Resolution is a community of family law professionals who subscribe to a Code of Practice to assist working with families and individuals to resolve issues in a constructive way.
The family team at Pinney Talfourd are all proud to be members of Resolution and subscribe to their Code of Practice which has recently been revised.
The ethos of the Code is to encourage families to deal with their issues without conflict or confrontation, to support and encourage them to put forward the best interests of their children first, to act with honesty, integrity and objectivity and to strive to resolve matters so far as it is possible to do so without the need to apply to Court.
A full copy of the Code of Practice can be seen here: http://www.resolution.org.uk/site_content_files/files/code_of_practice_full_version_web.pdf
As part of the campaign, Resolution will be attending Parliament to lobby for a change in the law to include ‘no fault’ divorce and improving the rights of cohabiting couples.
It is never too early to start working with the other parent to sort out which part of the coming Christmas holidays your child or children will spend with each of you.
You always know Christmas is around the corner when the shops start selling cards and gifts, lights go up in offices and shops - even though it is only the second week of November!
If your child or children live with their your ex spouse or ex partner, then it is never too early to start working with the other parent to sort out which part of the coming Christmas holidays your child or children will spend with each of you.
It’s a good idea to try and share the time equally and alternate from year to year, especially when your children are young, so that as the years go by, you can both enjoy the experience of waking up on Christmas morning and opening their presents with them. It will always be best for your child or children if you can agree this without the need for the Court to get involved.
However, if you cannot agree on a schedule of time that your child or children will spend with each of you, you may need to apply to Court for an Order, which is now called a Child Arrangement Order (we no longer use the phrases ‘access’, ‘contact’, ‘custody’ or ‘residence’ when talking about children), though save in limited circumstances you must at least try and reach an agreement through mediation otherwise you will not be able to apply to the Court for a Judge to sort things out.
When a financial settlement is reached in divorce proceedings it is important that this is recorded within a consent order. This will ensure that all claims that both parties can make against the other are fully resolved and the terms are embodied within the consent order. Once approved and sealed by the court they become enforceable upon Decree Absolute (final decree) being granted.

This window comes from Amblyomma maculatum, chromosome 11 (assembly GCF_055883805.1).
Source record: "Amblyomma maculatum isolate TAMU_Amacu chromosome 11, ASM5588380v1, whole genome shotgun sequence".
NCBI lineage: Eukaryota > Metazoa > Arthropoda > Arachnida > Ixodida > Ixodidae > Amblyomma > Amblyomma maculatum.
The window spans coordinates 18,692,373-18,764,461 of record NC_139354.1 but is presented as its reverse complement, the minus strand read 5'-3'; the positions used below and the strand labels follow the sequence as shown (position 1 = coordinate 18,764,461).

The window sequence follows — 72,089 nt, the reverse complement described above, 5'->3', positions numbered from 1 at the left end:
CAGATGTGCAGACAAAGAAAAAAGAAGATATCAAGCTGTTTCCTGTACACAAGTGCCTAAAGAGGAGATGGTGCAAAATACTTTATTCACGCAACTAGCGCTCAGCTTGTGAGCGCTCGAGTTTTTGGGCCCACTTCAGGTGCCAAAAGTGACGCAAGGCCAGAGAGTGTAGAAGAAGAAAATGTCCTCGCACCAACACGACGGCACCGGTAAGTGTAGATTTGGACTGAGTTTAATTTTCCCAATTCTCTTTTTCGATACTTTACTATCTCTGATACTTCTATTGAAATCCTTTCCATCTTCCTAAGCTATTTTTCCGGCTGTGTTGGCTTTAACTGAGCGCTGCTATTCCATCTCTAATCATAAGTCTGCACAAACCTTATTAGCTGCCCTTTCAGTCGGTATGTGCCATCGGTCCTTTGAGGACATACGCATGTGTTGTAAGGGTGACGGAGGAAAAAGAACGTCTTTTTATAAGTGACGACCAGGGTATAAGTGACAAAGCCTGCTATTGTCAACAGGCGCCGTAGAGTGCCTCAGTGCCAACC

Therefore if one party refuses to comply with the implementation of the order the other party can apply to the court to seek enforcement and the application can include asking the court to make an order for costs against the offending party.
It is therefore beneficial to both parties that a consent order, to reflect all terms of a full and final settlement, is put in place before Decree Absolute is granted.
Without this neither party are protected. Either party could apply to the court for a further order in relation to the matrimonial finances even if the parties have already agreed to the division of net proceeds of sale or a transfer of the marital home to the other party.
Currently in England both men and women, or shall we say girls and boys, can marry at the age of 16, with their parent’s consent. Many will say this is far too young to marry with or without the consent of a parent. Quite often, young people who marry at the age of 16 miss out on educational opportunities, particularly where they reach the age of 16 before finishing secondary education, in those cases some do not even finish the school year and take their GCSE’s.
There is a private members Bill currently going through parliament to raise the age of consent to marry or enter into a civil partnership, for both men and women, to 18 years old.
The Marriage and Civil Partnership (Minimum Age) Bill received its second reading in the House of Lords on Friday 21st October 2016. At this stage there will have been a general debate on all aspects of the Bill. The date for the next stage, the committee stage, at which there will be a line by line reading and examination of the Bill, is yet to be announced.
This Bill was introduced to parliament by Baroness Tonge and concentrates on the problems in marriages of young persons between the ages of 16-18. The Bill also seeks to create an offence of causing a person under the age of 18 to enter into a marriage or civil partnership, which is in line with The Anti-social Behaviour, Crime and Policing Act 2014 which made forced marriage a criminal offence.
It is hoped that the Bill will assist in preventing forced marriages, particularly in circumstances where young people marry between the ages of 16-18 with their parent’s encouragement and, so as to not disappoint their family, these young people go along with the marriage consensually regardless of their own wishes/feelings. If this Bill is passed, these marriages will be no more.